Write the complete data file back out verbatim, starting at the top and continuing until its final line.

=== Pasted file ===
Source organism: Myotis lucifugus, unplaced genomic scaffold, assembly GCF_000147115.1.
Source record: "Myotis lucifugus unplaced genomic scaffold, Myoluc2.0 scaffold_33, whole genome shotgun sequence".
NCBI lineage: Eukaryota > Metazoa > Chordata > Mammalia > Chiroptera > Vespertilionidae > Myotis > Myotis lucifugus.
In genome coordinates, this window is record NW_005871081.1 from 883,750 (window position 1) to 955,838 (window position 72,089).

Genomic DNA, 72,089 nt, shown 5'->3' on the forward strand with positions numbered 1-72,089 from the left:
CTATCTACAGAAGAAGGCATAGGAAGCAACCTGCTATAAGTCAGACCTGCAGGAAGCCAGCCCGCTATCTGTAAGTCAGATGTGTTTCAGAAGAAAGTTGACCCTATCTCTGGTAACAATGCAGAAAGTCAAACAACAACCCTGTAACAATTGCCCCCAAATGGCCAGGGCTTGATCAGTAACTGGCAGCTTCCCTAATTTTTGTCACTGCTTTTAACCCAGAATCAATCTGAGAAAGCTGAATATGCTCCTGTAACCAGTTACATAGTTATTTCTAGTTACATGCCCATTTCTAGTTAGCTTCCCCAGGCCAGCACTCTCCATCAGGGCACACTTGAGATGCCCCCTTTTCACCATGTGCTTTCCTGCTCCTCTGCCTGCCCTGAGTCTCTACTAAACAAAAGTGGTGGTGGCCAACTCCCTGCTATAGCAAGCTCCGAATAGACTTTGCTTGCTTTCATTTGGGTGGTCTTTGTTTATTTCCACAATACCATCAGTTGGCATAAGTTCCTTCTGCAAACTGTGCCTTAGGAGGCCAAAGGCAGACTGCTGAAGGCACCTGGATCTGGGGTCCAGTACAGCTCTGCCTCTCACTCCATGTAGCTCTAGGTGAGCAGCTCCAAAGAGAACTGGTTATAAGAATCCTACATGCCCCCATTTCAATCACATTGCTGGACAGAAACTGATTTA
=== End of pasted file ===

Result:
Source organism: Myotis lucifugus, unplaced genomic scaffold, assembly GCF_000147115.1.
Source record: "Myotis lucifugus unplaced genomic scaffold, Myoluc2.0 scaffold_33, whole genome shotgun sequence".
NCBI lineage: Eukaryota > Metazoa > Chordata > Mammalia > Chiroptera > Vespertilionidae > Myotis > Myotis lucifugus.
In genome coordinates, this window is record NW_005871081.1 from 883,750 (window position 1) to 955,838 (window position 72,089).

Genomic DNA, 72,089 nt, shown 5'->3' on the forward strand with positions numbered 1-72,089 from the left:
CTATCTACAGAAGAAGGCATAGGAAGCAACCTGCTATAAGTCAGACCTGCAGGAAGCCAGCCCGCTATCTGTAAGTCAGATGTGTTTCAGAAGAAAGTTGACCCTATCTCTGGTAACAATGCAGAAAGTCAAACAACAACCCTGTAACAATTGCCCCCAAATGGCCAGGGCTTGATCAGTAACTGGCAGCTTCCCTAATTTTTGTCACTGCTTTTAACCCAGAATCAATCTGAGAAAGCTGAATATGCTCCTGTAACCAGTTACATAGTTATTTCTAGTTACATGCCCATTTCTAGTTAGCTTCCCCAGGCCAGCACTCTCCATCAGGGCACACTTGAGATGCCCCCTTTTCACCATGTGCTTTCCTGCTCCTCTGCCTGCCCTGAGTCTCTACTAAACAAAAGTGGTGGTGGCCAACTCCCTGCTATAGCAAGCTCCGAATAGACTTTGCTTGCTTTCATTTGGGTGGTCTTTGTTTATTTCCACAATACCATCAGTTGGCATAAGTTCCTTCTGCAAACTGTGCCTTAGGAGGCCAAAGGCAGACTGCTGAAGGCACCTGGATCTGGGGTCCAGTACAGCTCTGCCTCTCACTCCATGTAGCTCTAGGTGAGCAGCTCCAAAGAGAACTGGTTATAAGAATCCTACATGCCCCCATTTCAATCACATTGCTGGACAGAAACTGATTTA